Series examines effects of the climate crisis across the globe and innovative adaptations by resilient communities.

A new short film highlights the importance of Indigenous-led conservation and how youth from two different communities — Fox Lake Cree Nation in northern Manitoba and Kivalliq Inuit from Rankin Inlet, Nunavut — are coming together to ensure that tradition continues.


Although they are different peoples and cultures and separated by nearly 500 miles, both communities share the abundant coastal and upstream environments of Western Hudson Bay. This region in the Canadian Arctic and subarctic hosts some of the world’s greatest migrations of marine mammals and birds, as well as a resident population of polar bears. Both communities continue to harvest from the land and waters and have a mutual interest in protecting their well-being, which is at risk from climate change and industrial activity.  


The youth exchange program

To help create a foundation for a shared vision for the region, the leadership of the communities organized a youth exchange that took place in August of 2023. Inuit youth and knowledge holders from the Kivalliq region visited Cree communities south of Churchill, Manitoba, followed by Cree youth visiting the Kivalliq region.

The idea was to create opportunities for cross-cultural learning, exchange of knowledge, and connections that previously didn’t exist. It was also a chance to inform youth and elders about the opportunities presented by the establishment of Indigenous-led protected areas.


Oceans North’s work

Oceans North, a grantee of the Moore Foundation, supports marine conservation and climate action in partnership with with Indigenous and coastal communities and helped facilitate the youth exchange. Oceans North has been working in Western Hudson Bay since 2012; over the last 10 years, they and their partners have conducted important scientific research and developed partnerships and programs with Inuit, Dene, and Cree communities who rely on the bay’s continued abundance. Oceans North is dedicated to supporting an Indigenous-led vision for the region’s future.

“Indigenous-led conservation is based on the understanding that the traditional stewards of the land are in the best place to manage it,” said Paul Labun, director of program development at Oceans North.

“For thousands of years, they have cared for the land, adapting to changes and learning how to survive by developing sustainable practices that continue today. In the face of climate change, these communities’ deep connection to their ecosystems presents a way toward a healthy future.”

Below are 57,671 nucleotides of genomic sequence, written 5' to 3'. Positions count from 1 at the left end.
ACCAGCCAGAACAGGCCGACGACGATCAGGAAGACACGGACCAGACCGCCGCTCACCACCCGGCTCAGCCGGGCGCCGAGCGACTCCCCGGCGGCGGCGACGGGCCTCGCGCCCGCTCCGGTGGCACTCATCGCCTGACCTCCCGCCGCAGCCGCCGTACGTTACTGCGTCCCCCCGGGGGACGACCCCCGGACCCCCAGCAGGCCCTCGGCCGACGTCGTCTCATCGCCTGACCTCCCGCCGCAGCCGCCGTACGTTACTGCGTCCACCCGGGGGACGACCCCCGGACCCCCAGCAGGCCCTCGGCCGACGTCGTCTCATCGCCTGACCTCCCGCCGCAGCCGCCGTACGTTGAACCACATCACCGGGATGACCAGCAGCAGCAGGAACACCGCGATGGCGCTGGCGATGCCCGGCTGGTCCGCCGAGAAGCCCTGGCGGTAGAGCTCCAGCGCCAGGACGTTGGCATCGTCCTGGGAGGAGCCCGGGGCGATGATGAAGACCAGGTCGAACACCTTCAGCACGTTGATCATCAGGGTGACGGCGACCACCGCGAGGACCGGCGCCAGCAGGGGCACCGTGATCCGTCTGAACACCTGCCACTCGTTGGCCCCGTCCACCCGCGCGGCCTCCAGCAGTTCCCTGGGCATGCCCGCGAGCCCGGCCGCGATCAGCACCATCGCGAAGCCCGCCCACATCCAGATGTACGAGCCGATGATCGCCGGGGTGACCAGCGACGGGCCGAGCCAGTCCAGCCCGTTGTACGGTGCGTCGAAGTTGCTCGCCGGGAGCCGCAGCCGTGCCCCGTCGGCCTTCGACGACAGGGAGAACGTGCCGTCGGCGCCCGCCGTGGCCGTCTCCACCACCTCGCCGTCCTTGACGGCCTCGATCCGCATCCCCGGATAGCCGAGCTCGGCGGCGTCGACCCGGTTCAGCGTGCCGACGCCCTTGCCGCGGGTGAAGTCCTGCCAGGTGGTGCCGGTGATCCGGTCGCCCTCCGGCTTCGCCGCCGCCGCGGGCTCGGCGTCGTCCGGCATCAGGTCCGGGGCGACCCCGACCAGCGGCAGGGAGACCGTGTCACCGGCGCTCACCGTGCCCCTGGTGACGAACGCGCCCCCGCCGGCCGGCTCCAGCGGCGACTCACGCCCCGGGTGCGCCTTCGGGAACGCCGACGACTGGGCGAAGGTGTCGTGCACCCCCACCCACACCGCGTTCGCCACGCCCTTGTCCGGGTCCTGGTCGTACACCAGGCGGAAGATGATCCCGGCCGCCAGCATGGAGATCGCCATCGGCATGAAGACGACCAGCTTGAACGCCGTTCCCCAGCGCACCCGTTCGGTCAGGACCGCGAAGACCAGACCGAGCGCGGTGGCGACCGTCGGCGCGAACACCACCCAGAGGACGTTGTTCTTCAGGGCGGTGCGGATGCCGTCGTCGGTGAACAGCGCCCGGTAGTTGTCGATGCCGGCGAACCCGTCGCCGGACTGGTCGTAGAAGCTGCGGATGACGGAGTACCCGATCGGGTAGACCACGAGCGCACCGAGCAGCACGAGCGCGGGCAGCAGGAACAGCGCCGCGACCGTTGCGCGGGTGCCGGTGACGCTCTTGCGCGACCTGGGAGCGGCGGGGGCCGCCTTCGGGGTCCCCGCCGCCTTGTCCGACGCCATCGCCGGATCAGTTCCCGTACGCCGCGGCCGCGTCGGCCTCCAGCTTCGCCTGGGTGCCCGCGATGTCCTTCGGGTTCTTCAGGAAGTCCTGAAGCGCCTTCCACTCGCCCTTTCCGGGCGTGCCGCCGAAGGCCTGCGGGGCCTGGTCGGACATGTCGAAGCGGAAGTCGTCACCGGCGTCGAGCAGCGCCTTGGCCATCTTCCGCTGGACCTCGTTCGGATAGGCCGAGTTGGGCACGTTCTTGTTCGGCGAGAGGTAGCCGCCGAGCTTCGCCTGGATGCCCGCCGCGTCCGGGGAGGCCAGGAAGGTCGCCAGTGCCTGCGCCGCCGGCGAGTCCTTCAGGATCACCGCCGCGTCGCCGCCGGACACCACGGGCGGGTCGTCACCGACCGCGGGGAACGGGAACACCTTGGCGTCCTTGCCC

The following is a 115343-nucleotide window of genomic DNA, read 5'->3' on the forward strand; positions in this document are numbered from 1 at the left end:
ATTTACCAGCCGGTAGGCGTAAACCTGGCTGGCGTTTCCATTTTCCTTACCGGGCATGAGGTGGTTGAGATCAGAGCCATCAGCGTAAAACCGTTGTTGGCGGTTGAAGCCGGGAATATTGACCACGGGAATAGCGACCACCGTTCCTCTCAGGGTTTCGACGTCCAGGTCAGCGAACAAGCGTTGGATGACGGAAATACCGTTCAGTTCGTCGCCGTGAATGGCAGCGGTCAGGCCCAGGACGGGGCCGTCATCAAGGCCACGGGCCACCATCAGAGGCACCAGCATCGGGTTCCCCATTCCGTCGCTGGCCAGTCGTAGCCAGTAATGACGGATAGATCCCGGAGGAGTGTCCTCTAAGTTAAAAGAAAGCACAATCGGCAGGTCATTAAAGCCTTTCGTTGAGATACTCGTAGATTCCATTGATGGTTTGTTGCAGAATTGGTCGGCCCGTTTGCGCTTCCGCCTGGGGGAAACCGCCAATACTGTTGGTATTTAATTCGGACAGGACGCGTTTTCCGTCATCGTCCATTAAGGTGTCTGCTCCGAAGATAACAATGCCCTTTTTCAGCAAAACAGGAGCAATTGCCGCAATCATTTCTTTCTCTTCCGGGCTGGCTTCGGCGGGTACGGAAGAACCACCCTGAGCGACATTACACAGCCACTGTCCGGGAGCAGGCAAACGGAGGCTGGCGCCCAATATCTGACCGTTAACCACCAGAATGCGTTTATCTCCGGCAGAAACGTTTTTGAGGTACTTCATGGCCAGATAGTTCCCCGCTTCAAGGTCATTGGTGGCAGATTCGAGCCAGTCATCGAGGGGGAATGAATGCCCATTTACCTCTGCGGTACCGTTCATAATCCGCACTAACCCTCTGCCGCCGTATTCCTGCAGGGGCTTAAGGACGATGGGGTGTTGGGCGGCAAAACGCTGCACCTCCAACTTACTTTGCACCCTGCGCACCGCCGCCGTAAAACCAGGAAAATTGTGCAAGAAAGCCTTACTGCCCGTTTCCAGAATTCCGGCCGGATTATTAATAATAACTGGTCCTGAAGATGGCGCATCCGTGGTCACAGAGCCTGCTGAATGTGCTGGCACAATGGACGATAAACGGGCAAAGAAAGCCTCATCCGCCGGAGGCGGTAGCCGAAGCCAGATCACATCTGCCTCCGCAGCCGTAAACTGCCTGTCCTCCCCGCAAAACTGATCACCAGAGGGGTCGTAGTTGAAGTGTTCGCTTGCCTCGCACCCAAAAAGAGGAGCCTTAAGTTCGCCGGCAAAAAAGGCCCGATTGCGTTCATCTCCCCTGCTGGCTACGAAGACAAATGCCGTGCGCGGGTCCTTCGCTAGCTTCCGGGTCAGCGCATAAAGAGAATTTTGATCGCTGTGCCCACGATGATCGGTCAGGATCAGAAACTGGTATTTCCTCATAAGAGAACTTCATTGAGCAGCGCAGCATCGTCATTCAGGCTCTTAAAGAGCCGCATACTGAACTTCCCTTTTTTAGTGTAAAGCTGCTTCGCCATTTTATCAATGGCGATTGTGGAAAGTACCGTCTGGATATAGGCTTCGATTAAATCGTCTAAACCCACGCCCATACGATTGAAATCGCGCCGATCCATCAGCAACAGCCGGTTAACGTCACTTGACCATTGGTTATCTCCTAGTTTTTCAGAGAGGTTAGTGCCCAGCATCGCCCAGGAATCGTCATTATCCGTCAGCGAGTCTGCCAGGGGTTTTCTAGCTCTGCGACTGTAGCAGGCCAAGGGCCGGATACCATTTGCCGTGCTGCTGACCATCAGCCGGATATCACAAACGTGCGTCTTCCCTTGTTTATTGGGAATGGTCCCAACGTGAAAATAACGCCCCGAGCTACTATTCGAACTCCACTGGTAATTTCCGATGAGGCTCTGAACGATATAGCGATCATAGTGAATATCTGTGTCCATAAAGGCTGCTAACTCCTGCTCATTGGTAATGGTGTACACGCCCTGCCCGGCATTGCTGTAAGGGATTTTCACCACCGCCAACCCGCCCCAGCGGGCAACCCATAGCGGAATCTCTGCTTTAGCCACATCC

The first year of the youth exchange is just the beginning, Labun explained. The shared goal with their partners is to create a strong foundation for a legacy youth program that will bring communities and peoples together. There is a shared interest in this exchange growing into a possibly annual regional youth program. Youth could gather next year in Churchill, Manitoba to build on that proposal. Churchill is a natural (and historic) meeting place and the epicenter of a potential National Marine Conservation Area in Western Hudson Bay. Such a designation could help protect this important ecosystem while providing opportunities and benefits to the people who live nearby. 

“Western Hudson Bay is a complex, interconnected web of rivers, coasts and ocean,” Labun said. “To manage it properly, the people who rely on it need to be connected, too. We hope that bringing together the next generation of leaders from these communities will help make that a reality.”   

The Moore Foundation’s Marine Conservation Initiative is grateful to have the opportunity to support Oceans North’s engagement in Western Hudson Bay.

This film was produced for the Moore Foundation by BBC StoryWorks Commercial Productions (the commercial content division of BBC Global News). It is part of The Climate and Us, a series that looks at the global race against the climate crisis, including the resilient communities that are adapting to our warming world, the interconnectedness of humanity and the climate crisis, what it means for our health, and some of the “win-win” solutions working towards healing people and the planet.



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